InfoQ Homepage News IBM Cuts DB 2 Prices While Oracle Raises the Cost of MySQL

IBM Cuts DB 2 Prices While Oracle Raises the Cost of MySQL


According to a letter republished in The Register, Oracle is dropping their Basic and Silver level support for MySQL. Not much is really lost; at the basic level you don’t get much more than a couple of support incidents per year, while silver adds some basic monitoring tools. The stuff people normally associate with production-grade databases such as performance monitoring isn’t available until you hit the gold level at $2,999 per server per year. For the full set of tools you can expect to pay $4,999 per server per year.

Keep in mind that these are prices inherited from Sun. There is speculation that prices will be increased so that they are comparable to Oracle’s Berkeley Database line. The transactional version of Berkeley DB is currently going for $5,800 per processor, while the “High Availability” version will set you back $9,800 per processor. With some exceptions, Oracle considers a “processor” to be a single or dual-core chip. On the other hand, one could always stick to the free version of MySQL and find tools from one of the many third-party vendors.

Meanwhile IBM has recently cut the price of its entry level database by half. Like all major vendors, DB2 comes in a free “express” edition. Their version, DB2 Express-C, supports 2 GB of RAM and 2 cores. For an extra $1,500 per year you can upgrade to the “DB2 Express Fixed Term License” version. This doubles the cores/RAM allowed and adds features expected in production environments such as active-passive clusters, replication, and backup compression. Also included in the paid version are the Optim Development Studio and Optim Database Administrator products.

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Community comments

  • I could be mistaken

    by peter lin,

    Your message is awaiting moderation. Thank you for participating in the discussion.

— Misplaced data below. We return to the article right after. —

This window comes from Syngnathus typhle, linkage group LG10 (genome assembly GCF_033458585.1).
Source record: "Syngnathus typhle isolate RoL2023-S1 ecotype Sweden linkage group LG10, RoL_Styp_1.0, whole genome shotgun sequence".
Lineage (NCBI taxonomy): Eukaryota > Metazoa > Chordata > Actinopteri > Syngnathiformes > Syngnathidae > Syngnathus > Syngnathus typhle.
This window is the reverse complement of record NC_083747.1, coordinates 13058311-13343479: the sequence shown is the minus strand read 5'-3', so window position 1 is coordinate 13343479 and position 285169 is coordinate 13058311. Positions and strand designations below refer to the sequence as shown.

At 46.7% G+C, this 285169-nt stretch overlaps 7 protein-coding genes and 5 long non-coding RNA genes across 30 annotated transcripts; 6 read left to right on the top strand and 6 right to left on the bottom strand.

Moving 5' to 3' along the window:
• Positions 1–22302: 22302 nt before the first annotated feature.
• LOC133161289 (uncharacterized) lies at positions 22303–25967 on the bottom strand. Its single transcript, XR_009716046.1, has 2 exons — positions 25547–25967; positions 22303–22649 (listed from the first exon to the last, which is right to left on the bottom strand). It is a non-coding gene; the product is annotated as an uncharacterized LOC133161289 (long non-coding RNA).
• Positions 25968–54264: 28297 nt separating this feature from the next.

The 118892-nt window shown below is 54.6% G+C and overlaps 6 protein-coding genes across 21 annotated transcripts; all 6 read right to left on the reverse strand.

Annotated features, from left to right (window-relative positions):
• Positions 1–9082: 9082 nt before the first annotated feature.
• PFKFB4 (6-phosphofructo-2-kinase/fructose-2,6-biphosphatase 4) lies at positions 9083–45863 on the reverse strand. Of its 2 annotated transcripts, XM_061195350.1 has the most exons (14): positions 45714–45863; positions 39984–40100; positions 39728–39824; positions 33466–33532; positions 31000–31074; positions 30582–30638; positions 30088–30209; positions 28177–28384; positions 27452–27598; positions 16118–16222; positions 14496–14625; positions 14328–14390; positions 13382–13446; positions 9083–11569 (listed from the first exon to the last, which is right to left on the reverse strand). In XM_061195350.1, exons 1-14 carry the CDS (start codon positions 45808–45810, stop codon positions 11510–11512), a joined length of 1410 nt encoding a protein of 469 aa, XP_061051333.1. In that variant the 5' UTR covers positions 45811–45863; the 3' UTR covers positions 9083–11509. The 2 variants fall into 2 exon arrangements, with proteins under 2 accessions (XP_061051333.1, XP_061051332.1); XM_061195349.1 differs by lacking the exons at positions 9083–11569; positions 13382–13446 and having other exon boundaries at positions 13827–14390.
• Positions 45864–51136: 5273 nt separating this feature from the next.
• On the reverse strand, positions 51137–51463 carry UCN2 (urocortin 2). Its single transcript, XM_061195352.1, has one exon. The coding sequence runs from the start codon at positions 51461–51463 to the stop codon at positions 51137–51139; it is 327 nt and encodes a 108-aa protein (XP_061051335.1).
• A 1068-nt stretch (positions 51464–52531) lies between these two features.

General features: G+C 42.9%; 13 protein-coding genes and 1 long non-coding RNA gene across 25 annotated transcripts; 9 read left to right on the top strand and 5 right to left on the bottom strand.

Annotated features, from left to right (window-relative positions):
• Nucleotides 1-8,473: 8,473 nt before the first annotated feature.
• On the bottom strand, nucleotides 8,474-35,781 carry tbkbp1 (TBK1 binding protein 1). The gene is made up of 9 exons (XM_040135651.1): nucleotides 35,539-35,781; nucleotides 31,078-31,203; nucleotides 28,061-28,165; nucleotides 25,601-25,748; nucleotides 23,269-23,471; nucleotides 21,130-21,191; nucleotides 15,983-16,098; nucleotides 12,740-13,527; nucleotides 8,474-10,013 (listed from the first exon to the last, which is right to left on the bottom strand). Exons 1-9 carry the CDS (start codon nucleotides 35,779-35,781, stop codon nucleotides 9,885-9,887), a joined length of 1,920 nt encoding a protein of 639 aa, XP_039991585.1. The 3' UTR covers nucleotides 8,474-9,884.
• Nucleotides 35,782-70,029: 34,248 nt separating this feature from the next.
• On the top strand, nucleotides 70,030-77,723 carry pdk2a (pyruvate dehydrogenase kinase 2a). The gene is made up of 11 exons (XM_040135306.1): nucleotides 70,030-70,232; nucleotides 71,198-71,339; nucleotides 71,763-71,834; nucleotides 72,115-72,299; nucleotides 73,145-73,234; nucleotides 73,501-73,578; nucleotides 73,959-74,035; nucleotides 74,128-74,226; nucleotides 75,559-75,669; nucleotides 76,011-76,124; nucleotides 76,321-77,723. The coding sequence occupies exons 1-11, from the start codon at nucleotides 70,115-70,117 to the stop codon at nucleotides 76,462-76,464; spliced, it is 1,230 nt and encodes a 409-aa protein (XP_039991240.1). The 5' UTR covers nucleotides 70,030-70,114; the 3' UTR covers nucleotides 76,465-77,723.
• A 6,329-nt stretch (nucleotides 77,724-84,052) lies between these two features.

I thought DB2 express C was only meant for development purposes and isn't really meant for production. I'm sure there are people who deploy DB2 express c in production, but it's not officially recommended. IBM would prefer you buy a full DB2 license for production.

  • Re: I could be mistaken

    by Diego Visentin,

    Your message is awaiting moderation. Thank you for participating in the discussion.

    You can use DB2 Express-C in production environment:
    "Q:Are there any limitations such as number of instances installed per server or database size prohibiting full use of DB2 Express-C in production environment?
    A:Unlike other free databases, DB2 Express-C does not impose any artificial limitation. There is no database size limit, no limit on the number of instances or databases per server and no restriction on the number of users."

    For more info:

    PS: DB2 Express-C already runs on Amazon Cloud and it's in beta for MacOSX

  • Re: I could be mistaken

    by hong l,

    Your message is awaiting moderation. Thank you for participating in the discussion.

    When talking about the Mac meta, I am really feel pity the Mac version is tricky to install and hard to use - especially the command line tools. For contrary, MySQL for mac is very easy to install and use.

  • Re: I could be mistaken

    by Leon Katsnelson,

    Your message is awaiting moderation. Thank you for participating in the discussion.

    DB2 Express-C can be used for anything you want to do with it without any restrictions. You can use it in development, production and even redistribute it as part of your application without pesky GPL viral issues and without paying any royalties to IBM. And there are no restrictions on the size of the databases, number of users, number of databases etc. Read more at

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